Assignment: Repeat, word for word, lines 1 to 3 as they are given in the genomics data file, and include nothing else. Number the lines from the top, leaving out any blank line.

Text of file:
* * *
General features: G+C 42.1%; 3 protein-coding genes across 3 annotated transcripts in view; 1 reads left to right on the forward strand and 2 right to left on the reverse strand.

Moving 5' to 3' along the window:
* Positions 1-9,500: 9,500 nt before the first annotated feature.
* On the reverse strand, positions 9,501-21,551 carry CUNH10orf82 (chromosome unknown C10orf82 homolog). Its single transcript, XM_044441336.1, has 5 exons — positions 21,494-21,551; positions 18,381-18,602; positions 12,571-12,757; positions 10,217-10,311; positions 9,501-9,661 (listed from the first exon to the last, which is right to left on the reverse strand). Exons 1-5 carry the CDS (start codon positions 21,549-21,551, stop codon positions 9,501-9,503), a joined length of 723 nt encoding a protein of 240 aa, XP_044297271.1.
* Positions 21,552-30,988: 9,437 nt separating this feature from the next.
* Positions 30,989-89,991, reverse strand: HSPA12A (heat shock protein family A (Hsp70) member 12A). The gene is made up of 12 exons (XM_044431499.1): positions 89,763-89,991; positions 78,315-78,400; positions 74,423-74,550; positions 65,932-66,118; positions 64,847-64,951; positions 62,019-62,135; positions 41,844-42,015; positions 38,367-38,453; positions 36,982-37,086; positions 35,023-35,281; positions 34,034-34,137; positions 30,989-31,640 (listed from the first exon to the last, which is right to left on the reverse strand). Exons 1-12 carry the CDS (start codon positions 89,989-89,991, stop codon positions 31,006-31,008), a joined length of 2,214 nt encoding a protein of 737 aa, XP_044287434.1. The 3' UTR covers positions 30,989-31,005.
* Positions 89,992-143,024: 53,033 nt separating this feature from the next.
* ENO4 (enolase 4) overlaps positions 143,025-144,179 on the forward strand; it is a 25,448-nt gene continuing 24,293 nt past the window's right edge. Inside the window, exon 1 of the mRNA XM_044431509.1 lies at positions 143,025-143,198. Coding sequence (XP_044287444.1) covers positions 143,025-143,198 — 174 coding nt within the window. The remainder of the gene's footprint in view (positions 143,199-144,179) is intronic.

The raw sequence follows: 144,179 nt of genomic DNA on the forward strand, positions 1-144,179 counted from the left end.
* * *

General features: G+C 42.1%; 3 protein-coding genes across 3 annotated transcripts in view; 1 reads left to right on the forward strand and 2 right to left on the reverse strand.

Moving 5' to 3' along the window:
* Positions 1-9,500: 9,500 nt before the first annotated feature.